Sure, it can’t quite compare with Amnesia or other Frictional games when it comes to the story (which feels tacked-on simply because the game needed one). While it looks very good from a technical standpoint, even in 2020, the atmosphere isn’t quite on the same level either. However, an area where Outlast truly shines is its scripted jumpscares and chases, and that’s what it’s good at and what it should be appreciated for.
Much like in Amnesia, light is the main resource to keep track of in Outlast, albeit it’s not exactly light but the night vision mode on the protagonist’s camcorder that the player must keep powered. It allows the player to see in the dark without any light giving their position away to any enemies that might be in the area, which is an important mechanic considering how many stealth and chase sequences take place in poorly-lit environments.
Moreover, Outlast has received a sequel in 2017 titled Outlast 2, and it has all the same pros and cons of its predecessor. So, if you liked the first game for its adrenaline-inducing chases, jumpscares, and gore, then the sequel is just more of the same good stuff.
Alien: Isolation is easily one of the best survival horror games ever made, period. Inspired mainly by the original Alien movie from 1979, Isolation tries its best to restore H.R. Giger’s Alien to its full glory as an unstoppable death machine, and it accomplishes that goal remarkably well.
Overall, the retro-futuristic aesthetic makes Alien: Isolation very visually distinct, but the best thing about the game is the Alien’s superb AI. Enemy AI is one of the big issues with most horror games of this kind, as it’s often very easy to figure out the monsters’ behavior and movement patterns and then easily outsmart them.
The Alien, however, is highly unpredictable and intelligent. It reacts to changes in the environment, mostly sound, and the player is never truly safe as long as it’s around. To make matters worse, getting spotted by it is a death sentence, as it’s impossible to outrun it or hide from it after being spotted. And while the alien can be temporarily scared off or distracted with certain tools, the creature will often come back with a vengeance afterward, so avoiding contact altogether is preferable.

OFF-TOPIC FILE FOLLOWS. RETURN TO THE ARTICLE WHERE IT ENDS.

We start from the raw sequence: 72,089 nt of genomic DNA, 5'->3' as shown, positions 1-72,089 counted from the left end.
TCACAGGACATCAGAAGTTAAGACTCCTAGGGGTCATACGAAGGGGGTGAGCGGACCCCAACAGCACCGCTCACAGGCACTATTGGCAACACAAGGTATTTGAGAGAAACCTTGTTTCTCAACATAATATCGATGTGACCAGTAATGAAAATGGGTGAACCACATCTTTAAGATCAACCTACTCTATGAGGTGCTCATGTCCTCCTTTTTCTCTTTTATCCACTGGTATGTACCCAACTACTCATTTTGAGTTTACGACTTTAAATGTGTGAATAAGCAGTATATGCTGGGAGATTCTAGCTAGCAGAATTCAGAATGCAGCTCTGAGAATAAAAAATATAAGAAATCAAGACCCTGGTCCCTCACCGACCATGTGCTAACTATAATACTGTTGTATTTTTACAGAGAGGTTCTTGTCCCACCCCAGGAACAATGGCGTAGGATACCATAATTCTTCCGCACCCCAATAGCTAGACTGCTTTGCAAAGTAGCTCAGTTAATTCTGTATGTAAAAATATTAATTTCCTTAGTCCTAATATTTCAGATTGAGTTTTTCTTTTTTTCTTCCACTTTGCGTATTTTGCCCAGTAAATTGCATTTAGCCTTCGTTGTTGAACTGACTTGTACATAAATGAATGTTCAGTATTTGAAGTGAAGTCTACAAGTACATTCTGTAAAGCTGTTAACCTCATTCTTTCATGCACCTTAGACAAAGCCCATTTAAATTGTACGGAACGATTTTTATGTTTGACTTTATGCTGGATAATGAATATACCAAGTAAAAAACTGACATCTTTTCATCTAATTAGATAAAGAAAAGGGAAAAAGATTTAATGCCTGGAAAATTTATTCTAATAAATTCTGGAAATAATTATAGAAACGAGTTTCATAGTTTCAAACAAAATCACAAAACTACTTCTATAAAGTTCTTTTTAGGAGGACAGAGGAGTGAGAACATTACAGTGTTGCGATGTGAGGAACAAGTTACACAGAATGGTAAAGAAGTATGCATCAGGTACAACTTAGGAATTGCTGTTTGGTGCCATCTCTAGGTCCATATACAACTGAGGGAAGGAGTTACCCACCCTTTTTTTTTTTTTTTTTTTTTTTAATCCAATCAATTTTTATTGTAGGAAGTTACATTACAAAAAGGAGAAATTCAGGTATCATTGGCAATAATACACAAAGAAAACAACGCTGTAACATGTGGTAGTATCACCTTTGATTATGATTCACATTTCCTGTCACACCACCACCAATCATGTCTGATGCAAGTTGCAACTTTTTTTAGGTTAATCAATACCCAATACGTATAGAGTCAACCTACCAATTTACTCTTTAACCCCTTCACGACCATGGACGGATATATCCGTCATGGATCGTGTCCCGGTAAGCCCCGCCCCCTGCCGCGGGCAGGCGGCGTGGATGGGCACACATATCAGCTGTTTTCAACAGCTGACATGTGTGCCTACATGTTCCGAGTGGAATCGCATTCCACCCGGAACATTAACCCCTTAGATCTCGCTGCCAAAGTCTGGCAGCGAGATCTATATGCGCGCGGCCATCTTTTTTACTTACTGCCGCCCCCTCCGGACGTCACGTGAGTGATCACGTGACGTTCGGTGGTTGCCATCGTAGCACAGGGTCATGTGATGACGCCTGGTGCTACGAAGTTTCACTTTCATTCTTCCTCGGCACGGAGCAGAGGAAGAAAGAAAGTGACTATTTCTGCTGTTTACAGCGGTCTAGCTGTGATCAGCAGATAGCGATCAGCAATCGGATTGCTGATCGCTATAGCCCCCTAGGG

Of course, Alien: Isolation has other types of enemies such as humans and androids that can be engaged in different ways and even fought and killed, as well as a crafting system that allows the player to use scrap to make all sorts of useful tools. This provides some much-needed variety since simply crawling around and hiding from an invulnerable one-hit-kill menace throughout the 15+ hour campaign could get tedious, to say the least.
In any case, this is yet another horror classic that is an absolute must-play for any Amnesia fan. It simply has all the bases covered: graphics, atmosphere, and gameplay, plus a lot of replay value thanks to the AI as mentioned earlier that can become quite unforgiving on higher difficulties.
Layers of Fear
Next, we have a game that focuses more on psychological horror and completely does away with survival mechanics altogether, focusing entirely on story and exploration instead.
Layers of Fear has the player exploring the confines of the protagonist’s home (or rather, his mind), using subtle cues and environmental storytelling to tell its story. That said, it plays more like a walking sim than Amnesia, as there are no resources to keep track of, no monsters to avoid, and no puzzles to solve. However, the game gets very creative with its shifting environments, even if it feels a bit gimmicky at certain points.
In any case, Layers of Fear isn’t exactly like Amnesia, but if you’re after story-oriented horror that places atmosphere first, then you’ll probably enjoy this one. A sequel was also released in 2019, and if you like the original, it goes without saying that you should try out Layers of Fear 2 as well.
Monstrum is a survival horror game with procedurally generated levels that does a good job at implementing the core survival horror formula that you may be familiar with from games such as Amnesia and Alien: Isolation.